For the most part, the combat/boss battles in Resident Evil 7 are neither easy nor hard, but challenging in an entertaining way. You generally know what to do when it comes to defeating one of the few bosses in this game, but that doesn’t prevent you from dying. You can easily expect to die once or twice per boss battles until you learn their patterns/weaknesses, it’s not that big of a deal. This is mostly attributed to having to be very precise with your aiming in hectic situations. The enemies in Resident Evil 7 were designed in such a way that being shot in specific parts of the body will lead to certain reactions. As a result, you’ll mainly want to dish out as many headshots as possible, but it isn’t always doable. Maybe it’s because I played this game with an Xbox 360 controller, but this was highly noticeable with one of the many handguns used in this game. The recoil was a hassle to deal with at times because after every shot you had to readjust your aim to maximize the damage you dealt.
Though the combat was fun, at times it also got to be a bit repetitive. The main enemies in this game are visually well designed and there are three variants, but at one point it got old fighting the same looking enemies over and over again. At the same time, I feel as if the main humanoid enemy wasn’t too original, I was constantly reminded of previously used enemies from other Resident Evil games. At least with the classic Resident Evil games the zombie models offered a decent amount of variety and there was much more to deal with as you progressed through the game.
Overall, I truly enjoyed Resident 7. The story was good and it goes beyond what it initially appears to be, but towards the end it felt hastily thrown together and a bit disjointed. It was a great entry in a series that has lost its way over the years and I appreciated that. It wasn’t a perfect game, but what it offered was highly entertaining.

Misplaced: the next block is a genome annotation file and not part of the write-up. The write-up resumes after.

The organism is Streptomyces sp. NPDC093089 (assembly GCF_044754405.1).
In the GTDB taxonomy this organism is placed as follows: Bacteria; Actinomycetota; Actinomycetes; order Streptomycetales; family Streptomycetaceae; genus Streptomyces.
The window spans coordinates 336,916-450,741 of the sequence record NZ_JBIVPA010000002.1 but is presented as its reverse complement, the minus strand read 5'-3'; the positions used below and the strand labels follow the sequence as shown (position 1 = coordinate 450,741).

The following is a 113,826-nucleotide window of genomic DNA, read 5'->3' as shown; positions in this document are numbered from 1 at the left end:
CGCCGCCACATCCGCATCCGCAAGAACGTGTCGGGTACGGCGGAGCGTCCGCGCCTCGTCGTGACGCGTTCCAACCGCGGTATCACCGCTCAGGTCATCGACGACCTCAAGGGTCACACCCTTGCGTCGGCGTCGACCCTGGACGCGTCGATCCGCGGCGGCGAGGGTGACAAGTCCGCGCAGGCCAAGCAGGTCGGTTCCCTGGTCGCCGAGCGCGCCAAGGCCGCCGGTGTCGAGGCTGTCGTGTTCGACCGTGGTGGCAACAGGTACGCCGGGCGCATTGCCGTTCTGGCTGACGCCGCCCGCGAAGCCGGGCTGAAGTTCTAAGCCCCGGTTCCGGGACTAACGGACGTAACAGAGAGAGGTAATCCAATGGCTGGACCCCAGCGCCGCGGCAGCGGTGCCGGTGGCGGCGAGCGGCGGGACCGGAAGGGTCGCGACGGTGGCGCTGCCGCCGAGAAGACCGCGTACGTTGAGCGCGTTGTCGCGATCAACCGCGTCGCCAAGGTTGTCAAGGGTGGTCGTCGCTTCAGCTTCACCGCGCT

Throughout this review I’ve mentioned numerous things I enjoyed/disliked about this game, but I still feel as if I can’t pinpoint why I enjoyed this game so much. I enjoyed it so much that after I finished playing through it, I wanted to go back and replay it, not only because of the fun gameplay, but also because a second playthrough will allow you to better absorb everything that is glossed over at first. All I know is that if this is the future of the Resident Evil franchise, I’m fine with that and eager to play more. I absolutely adore the classic Resident Evil games and look forward to the Resident Evil 2 remake, but what’s important about Resident Evil 7 is that besides being a good Resident Evil game, it’s also a great game. That’s something very important about video games, you shouldn’t expect a video game to do well just by name brand recognition, it first has to be a good game. I give Resident Evil 7 a 4.75/5 and I highly recommend it.